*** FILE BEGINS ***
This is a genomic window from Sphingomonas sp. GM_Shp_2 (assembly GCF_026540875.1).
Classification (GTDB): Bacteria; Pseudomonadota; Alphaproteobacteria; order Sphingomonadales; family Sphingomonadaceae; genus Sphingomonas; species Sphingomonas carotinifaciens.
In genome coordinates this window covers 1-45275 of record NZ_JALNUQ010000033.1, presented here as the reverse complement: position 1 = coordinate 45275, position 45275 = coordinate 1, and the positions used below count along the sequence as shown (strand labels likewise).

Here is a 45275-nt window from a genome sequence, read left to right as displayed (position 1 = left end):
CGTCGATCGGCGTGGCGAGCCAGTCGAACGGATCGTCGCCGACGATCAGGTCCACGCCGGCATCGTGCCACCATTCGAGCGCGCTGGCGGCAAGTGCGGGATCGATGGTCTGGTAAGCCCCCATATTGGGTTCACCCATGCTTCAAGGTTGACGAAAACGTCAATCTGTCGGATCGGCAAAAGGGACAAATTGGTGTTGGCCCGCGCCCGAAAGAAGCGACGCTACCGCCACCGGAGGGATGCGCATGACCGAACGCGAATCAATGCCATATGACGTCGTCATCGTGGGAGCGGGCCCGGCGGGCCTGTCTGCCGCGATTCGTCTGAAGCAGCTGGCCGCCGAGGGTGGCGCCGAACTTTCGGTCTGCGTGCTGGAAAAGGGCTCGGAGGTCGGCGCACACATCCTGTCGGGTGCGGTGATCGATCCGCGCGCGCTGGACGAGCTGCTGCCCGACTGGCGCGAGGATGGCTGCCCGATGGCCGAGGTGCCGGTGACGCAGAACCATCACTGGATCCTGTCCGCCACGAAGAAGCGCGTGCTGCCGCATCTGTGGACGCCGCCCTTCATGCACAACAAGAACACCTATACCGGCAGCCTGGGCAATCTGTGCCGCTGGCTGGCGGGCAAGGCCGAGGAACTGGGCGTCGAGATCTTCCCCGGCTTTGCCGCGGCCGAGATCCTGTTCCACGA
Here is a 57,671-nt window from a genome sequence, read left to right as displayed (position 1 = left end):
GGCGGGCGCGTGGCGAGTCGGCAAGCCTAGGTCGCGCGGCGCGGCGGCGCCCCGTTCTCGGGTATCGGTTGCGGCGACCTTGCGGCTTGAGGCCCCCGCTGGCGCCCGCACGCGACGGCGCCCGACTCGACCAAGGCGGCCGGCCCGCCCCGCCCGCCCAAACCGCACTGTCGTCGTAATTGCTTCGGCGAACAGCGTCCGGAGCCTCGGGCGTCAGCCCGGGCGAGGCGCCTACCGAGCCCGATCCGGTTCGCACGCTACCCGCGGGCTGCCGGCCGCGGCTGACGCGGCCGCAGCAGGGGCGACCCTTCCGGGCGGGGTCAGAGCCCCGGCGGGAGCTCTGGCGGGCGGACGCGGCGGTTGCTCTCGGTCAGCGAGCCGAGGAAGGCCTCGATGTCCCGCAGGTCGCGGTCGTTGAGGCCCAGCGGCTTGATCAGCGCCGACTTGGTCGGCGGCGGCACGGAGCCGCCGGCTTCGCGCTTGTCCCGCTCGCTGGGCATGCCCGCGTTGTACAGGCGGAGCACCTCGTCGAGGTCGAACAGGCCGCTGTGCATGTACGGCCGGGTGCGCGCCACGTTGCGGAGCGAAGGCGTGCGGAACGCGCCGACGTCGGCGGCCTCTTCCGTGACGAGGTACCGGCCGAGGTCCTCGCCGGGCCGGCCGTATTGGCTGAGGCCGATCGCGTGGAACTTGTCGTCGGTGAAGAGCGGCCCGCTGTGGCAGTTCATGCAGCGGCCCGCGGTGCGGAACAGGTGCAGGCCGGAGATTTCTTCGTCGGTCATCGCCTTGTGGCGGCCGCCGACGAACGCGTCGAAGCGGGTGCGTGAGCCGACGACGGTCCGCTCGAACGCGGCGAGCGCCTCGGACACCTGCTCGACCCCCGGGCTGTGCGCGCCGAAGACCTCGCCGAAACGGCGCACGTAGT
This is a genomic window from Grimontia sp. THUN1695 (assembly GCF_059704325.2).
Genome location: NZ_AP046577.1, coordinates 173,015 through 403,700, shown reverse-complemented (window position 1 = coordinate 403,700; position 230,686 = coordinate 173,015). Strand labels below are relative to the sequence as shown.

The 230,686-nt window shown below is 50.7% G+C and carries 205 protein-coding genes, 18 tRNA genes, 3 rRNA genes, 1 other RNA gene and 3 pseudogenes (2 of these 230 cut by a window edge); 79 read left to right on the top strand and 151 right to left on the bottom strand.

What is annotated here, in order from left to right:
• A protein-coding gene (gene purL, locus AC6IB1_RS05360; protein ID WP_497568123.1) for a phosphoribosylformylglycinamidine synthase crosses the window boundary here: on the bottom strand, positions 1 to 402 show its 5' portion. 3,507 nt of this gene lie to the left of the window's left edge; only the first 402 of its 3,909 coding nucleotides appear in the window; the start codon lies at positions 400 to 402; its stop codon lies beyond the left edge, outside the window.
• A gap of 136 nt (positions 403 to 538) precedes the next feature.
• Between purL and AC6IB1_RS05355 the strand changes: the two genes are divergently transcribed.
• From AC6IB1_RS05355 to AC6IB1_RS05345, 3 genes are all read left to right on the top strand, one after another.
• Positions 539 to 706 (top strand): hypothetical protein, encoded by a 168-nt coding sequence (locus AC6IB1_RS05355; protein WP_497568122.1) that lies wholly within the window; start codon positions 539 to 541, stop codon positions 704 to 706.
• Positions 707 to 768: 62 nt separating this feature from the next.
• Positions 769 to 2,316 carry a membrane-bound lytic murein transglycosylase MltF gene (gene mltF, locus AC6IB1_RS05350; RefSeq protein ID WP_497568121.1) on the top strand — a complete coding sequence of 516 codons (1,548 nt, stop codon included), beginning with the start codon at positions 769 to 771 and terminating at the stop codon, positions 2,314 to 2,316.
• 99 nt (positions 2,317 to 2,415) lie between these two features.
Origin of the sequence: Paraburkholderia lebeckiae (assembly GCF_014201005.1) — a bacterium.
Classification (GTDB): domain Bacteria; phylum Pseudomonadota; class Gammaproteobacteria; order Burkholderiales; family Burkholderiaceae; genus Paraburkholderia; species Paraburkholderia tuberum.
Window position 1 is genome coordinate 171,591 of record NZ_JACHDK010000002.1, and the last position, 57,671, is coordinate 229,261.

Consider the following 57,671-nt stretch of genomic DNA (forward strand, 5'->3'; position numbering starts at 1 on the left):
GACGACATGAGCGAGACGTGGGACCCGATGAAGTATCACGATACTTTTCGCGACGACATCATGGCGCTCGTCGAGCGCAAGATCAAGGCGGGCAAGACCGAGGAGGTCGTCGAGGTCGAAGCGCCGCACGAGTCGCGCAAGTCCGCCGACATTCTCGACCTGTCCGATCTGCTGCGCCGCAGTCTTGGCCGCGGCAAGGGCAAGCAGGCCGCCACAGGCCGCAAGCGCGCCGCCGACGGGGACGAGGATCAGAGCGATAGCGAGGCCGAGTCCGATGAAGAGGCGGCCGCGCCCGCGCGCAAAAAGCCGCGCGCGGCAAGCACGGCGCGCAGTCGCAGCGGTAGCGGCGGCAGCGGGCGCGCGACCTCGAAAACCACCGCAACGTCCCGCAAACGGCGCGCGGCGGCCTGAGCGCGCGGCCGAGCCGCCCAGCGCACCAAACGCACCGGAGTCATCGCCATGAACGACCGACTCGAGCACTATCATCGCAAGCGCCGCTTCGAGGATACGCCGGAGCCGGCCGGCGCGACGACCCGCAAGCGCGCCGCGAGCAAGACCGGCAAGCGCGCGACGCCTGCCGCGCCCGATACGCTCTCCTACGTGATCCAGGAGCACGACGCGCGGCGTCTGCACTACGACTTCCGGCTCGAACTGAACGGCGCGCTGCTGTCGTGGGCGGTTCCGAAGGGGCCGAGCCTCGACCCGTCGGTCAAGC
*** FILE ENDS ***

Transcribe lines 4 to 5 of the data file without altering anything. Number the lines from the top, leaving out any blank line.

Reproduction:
Here is a 45275-nt window from a genome sequence, read left to right as displayed (position 1 = left end):
CGTCGATCGGCGTGGCGAGCCAGTCGAACGGATCGTCGCCGACGATCAGGTCCACGCCGGCATCGTGCCACCATTCGAGCGCGCTGGCGGCAAGTGCGGGATCGATGGTCTGGTAAGCCCCCATATTGGGTTCACCCATGCTTCAAGGTTGACGAAAACGTCAATCTGTCGGATCGGCAAAAGGGACAAATTGGTGTTGGCCCGCGCCCGAAAGAAGCGACGCTACCGCCACCGGAGGGATGCGCATGACCGAACGCGAATCAATGCCATATGACGTCGTCATCGTGGGAGCGGGCCCGGCGGGCCTGTCTGCCGCGATTCGTCTGAAGCAGCTGGCCGCCGAGGGTGGCGCCGAACTTTCGGTCTGCGTGCTGGAAAAGGGCTCGGAGGTCGGCGCACACATCCTGTCGGGTGCGGTGATCGATCCGCGCGCGCTGGACGAGCTGCTGCCCGACTGGCGCGAGGATGGCTGCCCGATGGCCGAGGTGCCGGTGACGCAGAACCATCACTGGATCCTGTCCGCCACGAAGAAGCGCGTGCTGCCGCATCTGTGGACGCCGCCCTTCATGCACAACAAGAACACCTATACCGGCAGCCTGGGCAATCTGTGCCGCTGGCTGGCGGGCAAGGCCGAGGAACTGGGCGTCGAGATCTTCCCCGGCTTTGCCGCGGCCGAGATCCTGTTCCACGA